How to Save Hosta Seeds from the Garden

How to Save Hosta Seeds from the Garden

Today I am going to show you how to save Hosta seeds from your garden. Hostas are such great plants for the garden. They are often grown for their foliage and are amazing plants for the shade garden. Many people cut off the flowers on their Hosta plants as they prefer them for their foliage. If you are a seed saver you may want to leave the flowers on as nature intended. Behind each Hosta flower is a seed pod waiting to be explored.

How to Save Hosta Seeds from the Garden

Above is a flower stalk from one of my Hosta plants. Now that August is here many of the flowers are starting to dry up on the plants leaving behind the green pods. Each pod contain a few Hosta seeds. The pods above are too green to harvest the seeds so I will place them in a paper bag and let them dry. The seed pods need to be a tan colour and dry before harvesting your seeds.

How to Save Hosta Seeds from the Garden

When the pods are dry you will need to be very careful when opening them as the seeds are paper thin and break easily. Above you can see black Hosta seeds which are about 1/4″ long. I will place the seeds on a saucer to dry for a few days before planting. What’s important when growing Hostas from seed is to use fresh seed. This seed will be planted in early September so that the plant can get its root system developed before going into winter. If the winter is cold I will bring my seedlings into a protected area such as a greenhouse or cold frame. Plant each seed into a 4″ pot filled with moistened seed starter mix. In a couple of weeks you should see tiny Hosta seedlings germinate.

How to Save Hosta Seeds from the Garden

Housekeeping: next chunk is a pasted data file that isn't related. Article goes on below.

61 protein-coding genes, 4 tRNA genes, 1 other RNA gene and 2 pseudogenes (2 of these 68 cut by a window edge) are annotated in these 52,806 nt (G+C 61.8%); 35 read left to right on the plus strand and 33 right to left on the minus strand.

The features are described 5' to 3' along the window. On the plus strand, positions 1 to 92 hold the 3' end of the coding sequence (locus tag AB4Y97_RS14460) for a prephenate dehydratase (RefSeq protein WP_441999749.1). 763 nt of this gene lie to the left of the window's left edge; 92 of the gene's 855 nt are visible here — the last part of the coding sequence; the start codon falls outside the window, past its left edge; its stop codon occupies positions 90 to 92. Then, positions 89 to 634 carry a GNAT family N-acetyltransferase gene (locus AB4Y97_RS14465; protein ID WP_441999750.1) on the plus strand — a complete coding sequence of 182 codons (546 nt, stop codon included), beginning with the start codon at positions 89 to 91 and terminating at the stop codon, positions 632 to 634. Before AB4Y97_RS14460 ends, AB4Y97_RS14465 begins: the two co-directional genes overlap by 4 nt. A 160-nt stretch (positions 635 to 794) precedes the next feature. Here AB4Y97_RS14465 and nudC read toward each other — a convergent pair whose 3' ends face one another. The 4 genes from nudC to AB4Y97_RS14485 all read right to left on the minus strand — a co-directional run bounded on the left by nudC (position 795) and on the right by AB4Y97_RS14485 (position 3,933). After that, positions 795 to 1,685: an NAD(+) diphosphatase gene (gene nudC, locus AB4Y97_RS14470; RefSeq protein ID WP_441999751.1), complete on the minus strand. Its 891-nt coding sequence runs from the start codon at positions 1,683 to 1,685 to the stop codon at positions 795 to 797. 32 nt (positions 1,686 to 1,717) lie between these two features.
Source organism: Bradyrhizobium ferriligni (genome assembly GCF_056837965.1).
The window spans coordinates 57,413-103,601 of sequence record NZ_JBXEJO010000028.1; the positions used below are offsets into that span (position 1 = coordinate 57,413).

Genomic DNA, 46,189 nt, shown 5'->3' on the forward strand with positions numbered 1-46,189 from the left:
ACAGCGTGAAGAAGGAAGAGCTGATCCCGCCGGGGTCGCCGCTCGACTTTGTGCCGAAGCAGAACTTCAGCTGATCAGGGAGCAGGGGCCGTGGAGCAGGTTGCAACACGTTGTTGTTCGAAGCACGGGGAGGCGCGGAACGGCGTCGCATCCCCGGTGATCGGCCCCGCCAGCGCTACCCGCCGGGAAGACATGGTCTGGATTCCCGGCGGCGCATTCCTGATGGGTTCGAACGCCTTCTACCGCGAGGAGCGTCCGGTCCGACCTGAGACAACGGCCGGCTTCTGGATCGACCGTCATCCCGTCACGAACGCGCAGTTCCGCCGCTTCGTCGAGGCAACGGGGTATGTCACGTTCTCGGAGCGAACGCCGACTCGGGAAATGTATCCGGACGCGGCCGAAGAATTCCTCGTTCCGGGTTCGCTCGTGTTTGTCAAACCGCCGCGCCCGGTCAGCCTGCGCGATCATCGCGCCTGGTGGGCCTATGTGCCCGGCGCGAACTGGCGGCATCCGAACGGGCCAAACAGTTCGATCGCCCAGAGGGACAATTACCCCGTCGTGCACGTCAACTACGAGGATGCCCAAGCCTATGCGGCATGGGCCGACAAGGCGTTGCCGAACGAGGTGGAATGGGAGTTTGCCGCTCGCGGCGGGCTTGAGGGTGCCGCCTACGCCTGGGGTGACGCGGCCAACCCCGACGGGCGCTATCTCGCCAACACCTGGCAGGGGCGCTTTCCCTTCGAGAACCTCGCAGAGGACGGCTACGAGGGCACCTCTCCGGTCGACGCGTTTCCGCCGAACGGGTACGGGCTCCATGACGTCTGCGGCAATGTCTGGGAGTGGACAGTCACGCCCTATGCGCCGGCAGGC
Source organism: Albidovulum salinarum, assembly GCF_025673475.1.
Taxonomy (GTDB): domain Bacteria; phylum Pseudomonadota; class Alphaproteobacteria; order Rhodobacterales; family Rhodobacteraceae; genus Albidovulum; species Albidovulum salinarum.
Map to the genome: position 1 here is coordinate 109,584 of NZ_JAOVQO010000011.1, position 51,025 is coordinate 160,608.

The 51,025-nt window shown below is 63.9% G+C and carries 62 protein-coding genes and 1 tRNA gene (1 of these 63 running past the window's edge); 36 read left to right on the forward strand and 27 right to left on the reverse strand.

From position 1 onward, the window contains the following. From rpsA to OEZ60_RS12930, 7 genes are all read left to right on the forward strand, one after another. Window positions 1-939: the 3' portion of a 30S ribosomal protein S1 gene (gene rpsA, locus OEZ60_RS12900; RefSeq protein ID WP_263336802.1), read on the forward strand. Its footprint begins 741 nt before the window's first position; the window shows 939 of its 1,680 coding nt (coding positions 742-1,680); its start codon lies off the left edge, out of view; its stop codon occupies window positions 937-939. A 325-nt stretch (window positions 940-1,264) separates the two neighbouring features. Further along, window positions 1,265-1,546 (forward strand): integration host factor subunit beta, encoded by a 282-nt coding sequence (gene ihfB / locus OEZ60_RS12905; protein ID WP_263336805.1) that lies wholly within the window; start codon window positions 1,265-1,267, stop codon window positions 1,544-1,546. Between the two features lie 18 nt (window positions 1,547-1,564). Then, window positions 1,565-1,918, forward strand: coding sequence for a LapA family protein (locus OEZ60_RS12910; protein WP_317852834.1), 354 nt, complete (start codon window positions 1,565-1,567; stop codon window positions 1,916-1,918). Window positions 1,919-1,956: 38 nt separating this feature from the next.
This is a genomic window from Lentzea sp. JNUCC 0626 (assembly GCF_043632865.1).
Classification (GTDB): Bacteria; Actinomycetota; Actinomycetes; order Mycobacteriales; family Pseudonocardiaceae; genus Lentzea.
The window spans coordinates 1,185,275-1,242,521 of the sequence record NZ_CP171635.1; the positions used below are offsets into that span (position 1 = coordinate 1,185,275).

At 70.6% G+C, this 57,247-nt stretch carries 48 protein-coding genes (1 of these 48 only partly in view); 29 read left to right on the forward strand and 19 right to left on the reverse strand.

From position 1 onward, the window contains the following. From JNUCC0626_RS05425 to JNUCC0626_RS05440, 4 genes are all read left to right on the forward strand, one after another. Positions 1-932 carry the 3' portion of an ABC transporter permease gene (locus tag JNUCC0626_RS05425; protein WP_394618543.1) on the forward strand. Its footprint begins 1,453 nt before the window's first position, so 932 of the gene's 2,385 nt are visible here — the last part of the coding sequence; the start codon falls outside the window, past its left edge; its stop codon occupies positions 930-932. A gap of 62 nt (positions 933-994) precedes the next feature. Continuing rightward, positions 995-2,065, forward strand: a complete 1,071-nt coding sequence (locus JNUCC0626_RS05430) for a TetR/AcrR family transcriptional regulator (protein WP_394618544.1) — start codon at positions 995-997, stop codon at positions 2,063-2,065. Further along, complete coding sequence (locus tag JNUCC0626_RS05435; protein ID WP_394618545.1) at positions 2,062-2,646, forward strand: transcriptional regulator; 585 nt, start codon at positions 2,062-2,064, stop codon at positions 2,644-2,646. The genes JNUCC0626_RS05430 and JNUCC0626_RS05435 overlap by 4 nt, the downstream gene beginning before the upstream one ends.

By starting your seeds now you will have a good sized plant next year. Above is a seedling from Hosta ‘Empress Wu’ which is a large plant growing to six feet across. When I saw it produced seed I had to try to grow the seeds out. This plant isn’t even a year old and it’s eight inches across and fills a one gallon pot.

How to Save Hosta Seeds from the Garden

I picked the seeds shown in the video below from this variegated Hosta. Will the resulting plants be the same? Maybe not as this plant has probably been hybridized and comes from two different parent plants. So I may end up with a Hosta that isn’t the same but that’s okay. I will still have a new Hosta. If you want to get exactly the same plant it’s best to dig and divide your Hostas this month. Division of plants always gives you the exact same plant as the original one. Its fun to experiment with seeds. If the plant isn’t the same maybe it will be one you can name yourself.

This week I started doing some live videos on seed saving over on my¬†That Bloomin Garden Facebook page. I think the hardest part about seed saving is finding the seeds. It takes time to figure out where the seeds are produced on each plant so I will continue to share my techniques. Why save seeds? All I can say is free plants, that’s a good thing.

10 thoughts on “How to Save Hosta Seeds from the Garden

  1. Can you divide a Hosta by talking a clump from one end rather than digging it up. I have a huge Hosta in a good position and would really like to leave it in the ground but just reduce its size at one end.

    Thank you

    1. Hi David, yes you can dig up a bit of Hosta from one end. I have done that but in the first year you may only get a couple of leaves. It may take a few years to fill out. Its hard to dig up large Hostas so I can totally relate.

        1. I would start the hosta seeds inside and transplant in the spring. I’m in zone 8 and start most seeds inside. It gives them a better chance.

    1. Hosta seeds don’t need a cold period or stratification to germinate. Let the seed dry on the plant and them collect it. It can be planted right away or stored until spring.Since most Hostas are hybrids the seeds will take on the characteristics of one of the parent plants. Mine turned out to be a green leaved Hosta with nice ribbing.

    1. I’ve read that hosta seeds should be planted while fresh so a fall planting in a small pot should work best. They are pretty hardy plants but I recall bringing my seedlings into the greenhouse during cold spells. I keep my seeds in a cool dry place once the seeds are throughly dry.

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